I was referred to this adventurous couple by my clients, Charlotte and Peter, and it was a treat to photograph their gorgeous wedding at Nestldown, a private retreat in Los Gatos that had just the right amount of romance and whimsy. Wedding coordinator Joyce Scardina Becker, along with the couple, brought together all the necessary pieces and crafted an eclectic theme of “doors” – symbolizing the couple’s passage into their new lives together. Every touch was personalized, from the door-shaped invitations to a key exchange during the ceremony, to make for a unique and memorable day.
It was so fun working with Julie and Mike, especially, because they were creative and visual people – and obviously in love – yet they also trusted my artistic judgement completely. Thank you, Julie and Mike, for including me in your exceptional celebration. To find out more about Julie and Mike, read their story in the upcoming issue of Bride and Bloom in August.
Wedding coordinator: Joyce Scardina Becker, Events of Distinction | Venue: Nestldown | Photographer: Catherine Hall Studios | Florist: Asiel Design | Cake Designer: Beaux Gateaux | Caterer: P.S.R.T. (Parsley Sage Rosemary Thyme) | Dress: Vera Wang
It’s been an exciting 3 weeks since I kicked off my Lowepro-Catherine Hall Studios Self-Portrait Contest. Partnering with Lowepro, I wanted to find the most inspired photographic interpretation of your likeness and character. Your response to the contest has far exceeded my expectations. I’ve had a ball tracking your entries in and like many of you, I can’t wait to see who wins next week.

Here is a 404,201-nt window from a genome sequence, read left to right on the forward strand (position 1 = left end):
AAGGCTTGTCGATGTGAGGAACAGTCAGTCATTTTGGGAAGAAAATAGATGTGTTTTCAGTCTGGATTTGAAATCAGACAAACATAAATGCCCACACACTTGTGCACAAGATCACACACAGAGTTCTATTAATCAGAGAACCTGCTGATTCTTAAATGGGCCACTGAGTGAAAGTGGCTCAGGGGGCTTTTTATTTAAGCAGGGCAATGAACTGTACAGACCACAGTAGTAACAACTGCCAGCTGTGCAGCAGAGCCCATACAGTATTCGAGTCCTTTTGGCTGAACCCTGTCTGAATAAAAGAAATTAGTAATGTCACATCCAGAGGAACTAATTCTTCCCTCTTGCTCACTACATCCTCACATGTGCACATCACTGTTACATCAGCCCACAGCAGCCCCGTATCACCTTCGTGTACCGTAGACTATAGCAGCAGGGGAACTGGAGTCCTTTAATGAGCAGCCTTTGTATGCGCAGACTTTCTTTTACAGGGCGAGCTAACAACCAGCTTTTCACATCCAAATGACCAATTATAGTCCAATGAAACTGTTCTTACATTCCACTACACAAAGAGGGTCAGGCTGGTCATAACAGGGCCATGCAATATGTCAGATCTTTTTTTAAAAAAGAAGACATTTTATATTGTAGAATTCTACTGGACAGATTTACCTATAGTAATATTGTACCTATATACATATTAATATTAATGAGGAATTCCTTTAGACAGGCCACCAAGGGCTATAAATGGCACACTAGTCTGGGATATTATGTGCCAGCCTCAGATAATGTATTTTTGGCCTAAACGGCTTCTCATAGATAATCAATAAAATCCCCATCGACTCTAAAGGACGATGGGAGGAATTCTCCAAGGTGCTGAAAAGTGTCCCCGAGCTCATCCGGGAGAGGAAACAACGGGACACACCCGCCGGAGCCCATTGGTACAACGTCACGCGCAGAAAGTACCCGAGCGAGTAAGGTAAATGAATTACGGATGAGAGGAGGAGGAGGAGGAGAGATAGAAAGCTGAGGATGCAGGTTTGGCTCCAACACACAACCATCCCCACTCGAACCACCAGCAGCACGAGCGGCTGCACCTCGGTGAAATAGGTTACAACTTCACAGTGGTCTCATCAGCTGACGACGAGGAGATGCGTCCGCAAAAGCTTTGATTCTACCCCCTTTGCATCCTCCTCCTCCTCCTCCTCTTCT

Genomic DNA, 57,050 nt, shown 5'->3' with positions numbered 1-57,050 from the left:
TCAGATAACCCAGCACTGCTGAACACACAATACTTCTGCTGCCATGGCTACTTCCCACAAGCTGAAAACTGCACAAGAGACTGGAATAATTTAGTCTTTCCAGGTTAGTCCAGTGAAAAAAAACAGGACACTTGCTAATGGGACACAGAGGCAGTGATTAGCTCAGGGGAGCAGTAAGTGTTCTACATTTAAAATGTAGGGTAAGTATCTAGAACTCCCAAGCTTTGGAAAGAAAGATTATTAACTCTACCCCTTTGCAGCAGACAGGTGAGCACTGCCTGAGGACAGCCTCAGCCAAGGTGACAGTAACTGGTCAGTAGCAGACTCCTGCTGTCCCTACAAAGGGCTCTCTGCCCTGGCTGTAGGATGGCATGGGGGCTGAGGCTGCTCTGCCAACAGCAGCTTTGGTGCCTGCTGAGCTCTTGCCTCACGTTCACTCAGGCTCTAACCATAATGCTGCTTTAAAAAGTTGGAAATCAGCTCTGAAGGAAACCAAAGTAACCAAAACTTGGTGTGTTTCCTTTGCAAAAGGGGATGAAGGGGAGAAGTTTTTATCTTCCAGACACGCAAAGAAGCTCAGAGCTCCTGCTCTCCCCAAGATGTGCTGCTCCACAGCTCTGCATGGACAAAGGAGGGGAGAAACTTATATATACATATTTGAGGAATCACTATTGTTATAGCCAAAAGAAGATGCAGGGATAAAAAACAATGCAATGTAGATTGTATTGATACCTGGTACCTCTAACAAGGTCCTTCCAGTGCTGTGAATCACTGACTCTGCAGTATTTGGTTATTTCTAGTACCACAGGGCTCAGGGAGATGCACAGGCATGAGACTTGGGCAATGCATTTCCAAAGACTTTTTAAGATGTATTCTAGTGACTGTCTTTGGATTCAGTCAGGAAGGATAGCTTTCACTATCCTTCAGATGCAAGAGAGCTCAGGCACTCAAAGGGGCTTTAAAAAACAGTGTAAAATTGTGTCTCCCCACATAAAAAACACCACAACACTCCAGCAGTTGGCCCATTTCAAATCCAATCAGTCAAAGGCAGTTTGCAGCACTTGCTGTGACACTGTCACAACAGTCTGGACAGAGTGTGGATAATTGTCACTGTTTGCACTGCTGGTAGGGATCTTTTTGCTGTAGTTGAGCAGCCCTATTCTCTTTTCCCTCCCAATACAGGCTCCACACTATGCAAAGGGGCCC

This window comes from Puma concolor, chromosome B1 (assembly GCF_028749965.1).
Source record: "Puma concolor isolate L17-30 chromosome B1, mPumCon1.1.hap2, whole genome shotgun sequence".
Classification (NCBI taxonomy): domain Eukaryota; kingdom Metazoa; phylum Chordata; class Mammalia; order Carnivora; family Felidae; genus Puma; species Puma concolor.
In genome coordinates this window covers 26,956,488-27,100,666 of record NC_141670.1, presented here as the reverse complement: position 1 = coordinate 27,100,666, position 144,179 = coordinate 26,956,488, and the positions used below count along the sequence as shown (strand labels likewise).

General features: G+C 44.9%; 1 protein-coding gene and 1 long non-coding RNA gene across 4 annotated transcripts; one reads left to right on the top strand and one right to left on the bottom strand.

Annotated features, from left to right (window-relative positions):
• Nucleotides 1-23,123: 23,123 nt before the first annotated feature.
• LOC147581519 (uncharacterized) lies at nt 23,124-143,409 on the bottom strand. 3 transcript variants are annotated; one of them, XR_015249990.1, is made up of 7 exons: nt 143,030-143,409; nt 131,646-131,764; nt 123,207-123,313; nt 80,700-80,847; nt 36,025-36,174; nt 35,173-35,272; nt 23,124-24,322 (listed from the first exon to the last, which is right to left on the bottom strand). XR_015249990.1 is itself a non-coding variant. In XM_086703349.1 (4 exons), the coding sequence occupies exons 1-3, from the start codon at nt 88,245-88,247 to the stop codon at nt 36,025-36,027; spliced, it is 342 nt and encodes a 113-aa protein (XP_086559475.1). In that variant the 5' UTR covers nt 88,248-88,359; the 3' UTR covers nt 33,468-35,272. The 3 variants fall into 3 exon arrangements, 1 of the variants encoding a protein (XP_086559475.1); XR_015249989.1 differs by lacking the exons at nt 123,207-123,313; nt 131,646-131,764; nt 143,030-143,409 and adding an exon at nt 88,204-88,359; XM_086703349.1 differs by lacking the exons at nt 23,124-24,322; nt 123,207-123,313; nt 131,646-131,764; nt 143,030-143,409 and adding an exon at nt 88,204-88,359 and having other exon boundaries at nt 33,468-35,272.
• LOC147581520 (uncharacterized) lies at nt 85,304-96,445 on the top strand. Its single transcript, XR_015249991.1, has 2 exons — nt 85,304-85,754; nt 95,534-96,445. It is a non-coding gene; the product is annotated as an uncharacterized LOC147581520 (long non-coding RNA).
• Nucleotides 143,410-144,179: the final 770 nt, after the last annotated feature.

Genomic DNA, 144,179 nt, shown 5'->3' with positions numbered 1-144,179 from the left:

There are so many phenomenal entries and it seems unfair to award only 1 prize. Therefore, two other entries will receive honorable mentions and a Lowepro Slingshot 100 AW each. I will personally select two exceptional self-portraits based on their creativity, visual appeal and effectiveness in conveying the theme. The contest closed for entries yesterday, on July 5, but voting is open until July 10. Don’t forget to vote for your favorites!
In the mean time, enjoy this inspiration board of some of my personal favorites!
It was summer, and the soaring heat of West Virginia was adding to my agitation as I held my Canon 5DMII with my clammy hand. I had spent 4 hours photographing a family I found driving around in Appalachia – and I still hadn’t got a single magic shot. Right when I was going to give up, I saw through the family’s fence this girl playing in the cornfield. I took to my heels and ran next door. At first, her mom wasn’t interested, but after much persistent begging, she consented to “one” photograph. And that one photograph was magic.